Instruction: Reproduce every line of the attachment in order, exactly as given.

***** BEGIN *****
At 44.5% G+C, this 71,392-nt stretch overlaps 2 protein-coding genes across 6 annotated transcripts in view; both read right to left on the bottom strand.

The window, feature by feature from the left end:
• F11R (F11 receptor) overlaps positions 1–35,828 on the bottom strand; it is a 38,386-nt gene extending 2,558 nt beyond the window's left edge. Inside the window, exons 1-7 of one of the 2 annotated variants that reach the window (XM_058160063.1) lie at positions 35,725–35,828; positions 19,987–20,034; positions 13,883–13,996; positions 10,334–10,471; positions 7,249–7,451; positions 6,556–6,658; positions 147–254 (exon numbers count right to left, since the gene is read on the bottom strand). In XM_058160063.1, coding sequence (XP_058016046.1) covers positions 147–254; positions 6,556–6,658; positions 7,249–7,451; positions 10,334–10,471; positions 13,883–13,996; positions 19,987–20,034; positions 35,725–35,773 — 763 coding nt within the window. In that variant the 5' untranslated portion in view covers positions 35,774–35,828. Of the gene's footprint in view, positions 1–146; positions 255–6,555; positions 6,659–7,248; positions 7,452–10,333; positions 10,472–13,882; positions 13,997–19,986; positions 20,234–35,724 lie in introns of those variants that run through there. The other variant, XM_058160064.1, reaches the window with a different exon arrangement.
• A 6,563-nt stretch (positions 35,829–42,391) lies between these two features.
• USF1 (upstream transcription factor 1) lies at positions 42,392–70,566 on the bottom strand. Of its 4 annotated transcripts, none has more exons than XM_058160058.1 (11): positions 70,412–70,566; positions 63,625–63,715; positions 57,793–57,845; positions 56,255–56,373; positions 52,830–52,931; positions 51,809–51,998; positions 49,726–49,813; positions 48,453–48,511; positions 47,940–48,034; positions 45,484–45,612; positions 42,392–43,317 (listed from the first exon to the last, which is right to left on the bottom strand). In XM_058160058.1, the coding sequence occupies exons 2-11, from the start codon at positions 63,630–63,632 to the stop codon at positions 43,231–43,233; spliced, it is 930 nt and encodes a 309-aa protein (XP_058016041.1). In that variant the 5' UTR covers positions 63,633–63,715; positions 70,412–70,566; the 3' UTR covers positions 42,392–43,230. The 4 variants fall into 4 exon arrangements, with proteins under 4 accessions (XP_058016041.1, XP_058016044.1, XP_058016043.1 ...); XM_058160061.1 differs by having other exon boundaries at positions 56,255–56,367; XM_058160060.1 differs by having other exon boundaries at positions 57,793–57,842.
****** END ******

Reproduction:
At 44.5% G+C, this 71,392-nt stretch overlaps 2 protein-coding genes across 6 annotated transcripts in view; both read right to left on the bottom strand.

The window, feature by feature from the left end:
• F11R (F11 receptor) overlaps positions 1–35,828 on the bottom strand; it is a 38,386-nt gene extending 2,558 nt beyond the window's left edge. Inside the window, exons 1-7 of one of the 2 annotated variants that reach the window (XM_058160063.1) lie at positions 35,725–35,828; positions 19,987–20,034; positions 13,883–13,996; positions 10,334–10,471; positions 7,249–7,451; positions 6,556–6,658; positions 147–254 (exon numbers count right to left, since the gene is read on the bottom strand). In XM_058160063.1, coding sequence (XP_058016046.1) covers positions 147–254; positions 6,556–6,658; positions 7,249–7,451; positions 10,334–10,471; positions 13,883–13,996; positions 19,987–20,034; positions 35,725–35,773 — 763 coding nt within the window. In that variant the 5' untranslated portion in view covers positions 35,774–35,828. Of the gene's footprint in view, positions 1–146; positions 255–6,555; positions 6,659–7,248; positions 7,452–10,333; positions 10,472–13,882; positions 13,997–19,986; positions 20,234–35,724 lie in introns of those variants that run through there. The other variant, XM_058160064.1, reaches the window with a different exon arrangement.
• A 6,563-nt stretch (positions 35,829–42,391) lies between these two features.
• USF1 (upstream transcription factor 1) lies at positions 42,392–70,566 on the bottom strand. Of its 4 annotated transcripts, none has more exons than XM_058160058.1 (11): positions 70,412–70,566; positions 63,625–63,715; positions 57,793–57,845; positions 56,255–56,373; positions 52,830–52,931; positions 51,809–51,998; positions 49,726–49,813; positions 48,453–48,511; positions 47,940–48,034; positions 45,484–45,612; positions 42,392–43,317 (listed from the first exon to the last, which is right to left on the bottom strand). In XM_058160058.1, the coding sequence occupies exons 2-11, from the start codon at positions 63,630–63,632 to the stop codon at positions 43,231–43,233; spliced, it is 930 nt and encodes a 309-aa protein (XP_058016041.1). In that variant the 5' UTR covers positions 63,633–63,715; positions 70,412–70,566; the 3' UTR covers positions 42,392–43,230. The 4 variants fall into 4 exon arrangements, with proteins under 4 accessions (XP_058016041.1, XP_058016044.1, XP_058016043.1 ...); XM_058160061.1 differs by having other exon boundaries at positions 56,255–56,367; XM_058160060.1 differs by having other exon boundaries at positions 57,793–57,842.